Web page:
Georgia (საქართველო) is a sovereign country in the Caucasus region of Asia, but from 1936 until 1991 was a socialist republic (GSSR) within the Soviet Union (USSR). Typical Soviet-designed camouflage patterns were employed until 1992, when variations unique to the region and the Georgian Armed Forces were introduced. Beginning in 2001, a variety of foreign-produced camouflage designs began to see short periods of service, including surplus uniforms from the USA, Germany and Turkey. Today the Georgian Armed Forces (საქართველოს შეიარაღებული ძალები, or Sak’art’velos Sheiaraghebuli Dzalebi) employ Asian-made copies of contemporary US patterns such as MARPAT and Multicam.
Georgian Camouflage Patterns
- The armed forces of the Georgian Soviet Socialist Republic have been documented as wearing a brown variant of the Soviet TTsKO tricolor woodland pattern. Uniforms were probably made in Russian or Ukrainian factories. Other variants of the TTsKO may well have been used.
- Between 1992 and 1995, variations of the Russian dubok (little oak) or VSR pattern camouflage were worn by Georgia. Again, these were probably imported from Russian or Ukrainian factories and not locally produced.
- First documented during the fighting in Abkhazia (1992-93), a unique "swirl" camouflage pattern is known to have been worn by some units of the Georgian armed forces. A dark green and brown swirled pattern on a khaki background, the uniforms were produced in Ukraine and were also exported to Moldova.
- Another variation of the Soviet TTsKO tricolor pattern was also first documented during this period. This pattern, having dark green and brown whorled shapes on a khaki background, was also worn by Moldova and possibly Azerbaijan, and was produced in the Ukraine.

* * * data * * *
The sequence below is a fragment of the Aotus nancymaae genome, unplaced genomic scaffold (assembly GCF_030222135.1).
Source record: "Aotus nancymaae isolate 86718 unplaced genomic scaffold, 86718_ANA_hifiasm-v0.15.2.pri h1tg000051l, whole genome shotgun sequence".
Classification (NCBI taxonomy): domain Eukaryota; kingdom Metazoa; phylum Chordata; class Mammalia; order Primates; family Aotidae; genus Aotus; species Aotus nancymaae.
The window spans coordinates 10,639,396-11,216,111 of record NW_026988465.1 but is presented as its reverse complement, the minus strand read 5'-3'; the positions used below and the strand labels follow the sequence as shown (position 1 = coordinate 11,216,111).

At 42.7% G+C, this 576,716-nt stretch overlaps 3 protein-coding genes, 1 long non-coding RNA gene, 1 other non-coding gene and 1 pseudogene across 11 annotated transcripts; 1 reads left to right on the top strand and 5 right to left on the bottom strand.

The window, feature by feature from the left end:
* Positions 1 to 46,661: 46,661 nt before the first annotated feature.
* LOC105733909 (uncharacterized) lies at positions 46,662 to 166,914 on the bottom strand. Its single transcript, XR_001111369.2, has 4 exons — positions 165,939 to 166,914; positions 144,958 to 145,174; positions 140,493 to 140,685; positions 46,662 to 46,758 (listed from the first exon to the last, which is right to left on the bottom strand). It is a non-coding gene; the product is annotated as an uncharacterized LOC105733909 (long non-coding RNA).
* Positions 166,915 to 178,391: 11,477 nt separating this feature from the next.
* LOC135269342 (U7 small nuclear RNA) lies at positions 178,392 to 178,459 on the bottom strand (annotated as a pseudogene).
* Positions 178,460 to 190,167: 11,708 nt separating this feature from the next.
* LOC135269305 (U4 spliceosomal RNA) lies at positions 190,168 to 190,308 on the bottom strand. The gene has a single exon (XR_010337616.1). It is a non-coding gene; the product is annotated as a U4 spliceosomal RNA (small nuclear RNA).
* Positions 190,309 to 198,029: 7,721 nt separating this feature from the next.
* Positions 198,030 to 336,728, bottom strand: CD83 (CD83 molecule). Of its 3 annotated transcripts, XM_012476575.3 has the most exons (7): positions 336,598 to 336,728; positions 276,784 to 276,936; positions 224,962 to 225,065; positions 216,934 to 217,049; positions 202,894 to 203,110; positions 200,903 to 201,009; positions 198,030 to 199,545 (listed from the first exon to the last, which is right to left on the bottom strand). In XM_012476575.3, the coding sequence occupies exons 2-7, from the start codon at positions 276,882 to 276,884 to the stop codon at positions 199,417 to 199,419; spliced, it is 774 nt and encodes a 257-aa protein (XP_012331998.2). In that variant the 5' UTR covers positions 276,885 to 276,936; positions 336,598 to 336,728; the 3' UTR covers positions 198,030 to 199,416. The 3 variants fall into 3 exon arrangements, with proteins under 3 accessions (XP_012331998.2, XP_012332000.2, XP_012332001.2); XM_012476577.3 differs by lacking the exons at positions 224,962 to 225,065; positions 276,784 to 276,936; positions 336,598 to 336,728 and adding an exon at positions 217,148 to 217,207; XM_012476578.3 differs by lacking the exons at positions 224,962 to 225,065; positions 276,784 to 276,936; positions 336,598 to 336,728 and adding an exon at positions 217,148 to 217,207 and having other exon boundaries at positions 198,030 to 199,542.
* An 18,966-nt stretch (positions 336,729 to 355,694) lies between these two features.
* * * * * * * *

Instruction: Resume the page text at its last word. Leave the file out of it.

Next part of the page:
- Between 2001 and 2007, Georgian soldiers were frequently photographed wearing US m81 woodland pattern uniforms, including the PASGT helmet cover and M65 field jacket. Although many of the initial uniforms were obtained from the United States (USA), it is also very plausible that some of the later production runs were from the Ukraine or China.
- Photographs from 2001 show Georgian soldiers wearing a BDU-style field uniform and cap made from Chinese woodland pattern camouflage fabric. It is theorized the uniforms were made for export in China.
- The standard camouflage uniform of the Georgian Armed Forces beginning circa 2008 was a copy of the US Marine Corps temperate MARPAT digital design. For deployments to arid or desert environments, a copy of the desert MARPAT camouflage pattern is worn. Theoretically, the pattern does not include the EGA embedded into the design. By 2014, both variations of the pattern were all but depleted from supply stocks and are not scheduled to be replaced.
- Personnel from the Special Forces Brigade of the Georgian Army began wearing a copy of US-designed Multicam circa 2009, right around the time they first deployed to Afghanistan. This variation of the design has since been adopted by the entire Armed Forces and will replace the previous copies of MARPAT.